When it was first realized the rabbits were endangered, the local population was small and inbred. Related pygmies were brought from Idaho and three organizations received small numbers of locals and the new ones. Thus, the Central Washington population is recovering, but not pure genetically. Below is a link to the Oregon Zoo’s part in this, with nice photo.


This week has been one of the coldest ends of October in the State and east, and into Canada. Saturday morning the temperature was just 18°F. I loaded the wood stove on Thursday morning and have had a fire going since then. This coming Tuesday should have a minimum temperature of over 40° so I can, maybe, go back to using the heat pump to mid-November.
Here is one of the better photos to appear this week. I haven’t tracked down the source.

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Fall things

We bottled about 1,000 bottles of Rosé Wednesday morning. I let an uncorked bottle through the line that got up-ended into a box with 4 other bottles. We were not labeling at that point and no one else saw it. Cleaning up the mess and finding a new box got us back in rhythm again.
That’s the first of those in about 10 bottlings. W also had trouble with the corker not dropping the “train” of corks through the tube. So we had a dozen bottles removed from the stand without corks. I caught all but one! Ouch.

Fall progresses. A couple of wild turkeys came by and the little Douglas Squirrels were busy collecting and storing Black Walnuts. The trees produced many more than the squirrels know what to do with.

They have several locations where they stockpile the nuts. Often there is some out of the way place, but frequently the base of a tree gets anointed. The photo above shows the base of a Forsythia bush between two of the trees. They, the squirrels don’t have to carry the nuts far. When a nut is picked up there is a distinctive 2-hole puncture in the husk.
I don’t see this location as a good solution but I left it. Most of the harvest I carted to 4 spots of my choosing where there is a protective cover. I note they are stripping the husks off and carrying the nuts to places I mostly don’t know about. One is in some of the remaining insulation in the big shed – that is going to end next year. They make a mess.

After arriving in the EBRG area I began to help with the Conservation District’s native plant sale. After 7 or 8 years the demand grew so much that the burden, even with volunteers doing the busy work, was distracting the District’s crew from the regular activities. Before the annual sale ended I obtained a few small maple trees – Douglas Maples but commonly called Rocky Mountain Maples., and Mountain Ash Trees. Both are common in the mountains west of me, but my location does not keep them happy. Still, I’ve brought them to adulthood.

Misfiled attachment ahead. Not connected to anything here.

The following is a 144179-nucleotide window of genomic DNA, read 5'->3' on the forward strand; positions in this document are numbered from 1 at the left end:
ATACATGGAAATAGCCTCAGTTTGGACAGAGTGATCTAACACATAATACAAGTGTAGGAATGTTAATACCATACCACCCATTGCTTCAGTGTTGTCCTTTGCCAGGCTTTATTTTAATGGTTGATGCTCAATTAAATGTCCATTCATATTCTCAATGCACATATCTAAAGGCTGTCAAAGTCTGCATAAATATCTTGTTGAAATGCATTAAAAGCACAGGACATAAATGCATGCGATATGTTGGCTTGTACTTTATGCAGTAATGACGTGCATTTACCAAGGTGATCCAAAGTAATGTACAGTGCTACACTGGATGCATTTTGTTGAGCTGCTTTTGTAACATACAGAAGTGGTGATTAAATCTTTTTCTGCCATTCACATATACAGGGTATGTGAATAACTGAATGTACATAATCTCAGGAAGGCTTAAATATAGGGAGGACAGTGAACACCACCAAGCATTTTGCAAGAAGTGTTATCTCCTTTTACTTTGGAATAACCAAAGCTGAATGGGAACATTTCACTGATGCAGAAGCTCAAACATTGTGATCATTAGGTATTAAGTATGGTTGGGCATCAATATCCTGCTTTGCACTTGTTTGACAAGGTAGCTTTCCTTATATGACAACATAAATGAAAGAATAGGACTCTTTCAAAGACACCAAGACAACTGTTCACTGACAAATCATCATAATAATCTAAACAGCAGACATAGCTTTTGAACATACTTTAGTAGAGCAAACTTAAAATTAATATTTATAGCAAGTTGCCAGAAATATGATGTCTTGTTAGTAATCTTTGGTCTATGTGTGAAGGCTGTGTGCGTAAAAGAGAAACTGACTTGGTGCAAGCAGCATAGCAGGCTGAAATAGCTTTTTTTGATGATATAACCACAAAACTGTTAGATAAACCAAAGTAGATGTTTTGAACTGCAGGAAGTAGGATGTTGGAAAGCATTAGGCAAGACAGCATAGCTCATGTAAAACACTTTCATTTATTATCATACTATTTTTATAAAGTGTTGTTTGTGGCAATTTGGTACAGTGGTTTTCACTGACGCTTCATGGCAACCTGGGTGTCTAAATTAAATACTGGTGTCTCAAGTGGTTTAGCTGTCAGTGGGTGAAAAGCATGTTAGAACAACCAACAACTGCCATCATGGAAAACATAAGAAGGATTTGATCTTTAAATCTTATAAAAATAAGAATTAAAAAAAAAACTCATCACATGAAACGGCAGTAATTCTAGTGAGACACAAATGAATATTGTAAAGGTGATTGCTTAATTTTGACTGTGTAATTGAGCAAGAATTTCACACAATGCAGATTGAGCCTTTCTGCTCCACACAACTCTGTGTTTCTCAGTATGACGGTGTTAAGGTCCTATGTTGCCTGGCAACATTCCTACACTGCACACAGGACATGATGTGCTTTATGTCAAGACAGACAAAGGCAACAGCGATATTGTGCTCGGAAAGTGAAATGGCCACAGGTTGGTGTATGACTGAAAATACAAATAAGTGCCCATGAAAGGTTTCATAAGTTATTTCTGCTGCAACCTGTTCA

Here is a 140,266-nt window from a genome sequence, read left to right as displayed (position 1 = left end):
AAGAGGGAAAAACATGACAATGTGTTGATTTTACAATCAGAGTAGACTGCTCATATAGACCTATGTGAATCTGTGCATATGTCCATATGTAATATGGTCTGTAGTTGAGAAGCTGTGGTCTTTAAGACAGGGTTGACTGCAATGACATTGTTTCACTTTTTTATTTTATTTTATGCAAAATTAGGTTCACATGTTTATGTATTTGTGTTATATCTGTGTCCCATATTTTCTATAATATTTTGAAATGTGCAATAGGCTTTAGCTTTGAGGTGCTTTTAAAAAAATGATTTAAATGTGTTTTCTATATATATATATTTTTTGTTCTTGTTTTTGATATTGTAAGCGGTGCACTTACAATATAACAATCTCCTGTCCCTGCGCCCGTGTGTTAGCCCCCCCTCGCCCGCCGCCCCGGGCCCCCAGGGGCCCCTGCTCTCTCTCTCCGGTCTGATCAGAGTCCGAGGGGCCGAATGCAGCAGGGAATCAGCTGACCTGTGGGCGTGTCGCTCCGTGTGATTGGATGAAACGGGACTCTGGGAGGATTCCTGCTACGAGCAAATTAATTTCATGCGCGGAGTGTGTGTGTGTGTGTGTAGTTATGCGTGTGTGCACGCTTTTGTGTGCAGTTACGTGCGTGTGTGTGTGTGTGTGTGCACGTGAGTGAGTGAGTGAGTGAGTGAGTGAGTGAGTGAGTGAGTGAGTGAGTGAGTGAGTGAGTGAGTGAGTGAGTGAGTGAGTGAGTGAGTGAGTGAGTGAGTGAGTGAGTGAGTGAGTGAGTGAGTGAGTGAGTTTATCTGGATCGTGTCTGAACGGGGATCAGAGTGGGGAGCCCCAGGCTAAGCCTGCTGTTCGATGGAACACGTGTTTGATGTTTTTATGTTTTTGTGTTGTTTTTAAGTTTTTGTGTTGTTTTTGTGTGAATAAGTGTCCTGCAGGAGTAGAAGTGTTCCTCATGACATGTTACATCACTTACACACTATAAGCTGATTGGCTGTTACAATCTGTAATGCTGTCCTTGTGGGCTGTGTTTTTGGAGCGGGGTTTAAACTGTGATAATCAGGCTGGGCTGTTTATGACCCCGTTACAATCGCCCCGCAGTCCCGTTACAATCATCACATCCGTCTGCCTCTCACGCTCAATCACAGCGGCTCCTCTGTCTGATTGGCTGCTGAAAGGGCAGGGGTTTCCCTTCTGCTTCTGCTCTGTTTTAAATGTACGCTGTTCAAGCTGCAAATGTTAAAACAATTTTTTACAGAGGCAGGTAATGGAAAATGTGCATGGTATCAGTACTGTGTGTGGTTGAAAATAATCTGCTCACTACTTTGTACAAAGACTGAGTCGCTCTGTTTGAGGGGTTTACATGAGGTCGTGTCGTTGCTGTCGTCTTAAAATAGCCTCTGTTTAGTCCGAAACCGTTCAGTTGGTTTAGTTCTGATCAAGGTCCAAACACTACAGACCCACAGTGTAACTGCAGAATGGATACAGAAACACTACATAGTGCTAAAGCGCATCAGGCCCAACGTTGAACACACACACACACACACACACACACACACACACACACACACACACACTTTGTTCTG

Here is what the foliage and fruit of the Ash look like this fall.

The Maples have been the hardest to get the color and fruit for which they are famous. But here is success.

Travelers on I-90 going over Snoqualmie Pass get to see lots of these little maples. I have three and one gets too much shade, so doesn’t perform.

What’s next? Snow! Tuesday through the rest of the week there is a chance of snow and temperatures near 20°F. I’m not happy about this.

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Gone is Summer

The summer-like weather is over for our area. This is what the forecast looks like for the Washington Coast.

There won’t be a lot of rain near the coast, but the higher western ridges and the peaks will measure rain and snow in inches. Mount Rainier will get many inches per day of snow.
I expect drizzle. For Mon/Tue/Wed, I might get an inch of rain. Sun returns Thursday.

Boys Town or not to …
I got a large stuffed envelope from Boys Town on Tuesday. All sorts of things were inside, including all the usually things such as mailing labels, but also 3 pens and a envelope opener {plastic with embedded razor}, and a kid’s size pair of socks – Christmas decorated. There is a calendar and a yearly planner. It is, of course, a plea for money.
My question – why me? My name is being shopped around, I think because two years ago I gave $20 to the Salvation Army, or some other charity. I do wonder how much this cost and how many were sent out. Hmm?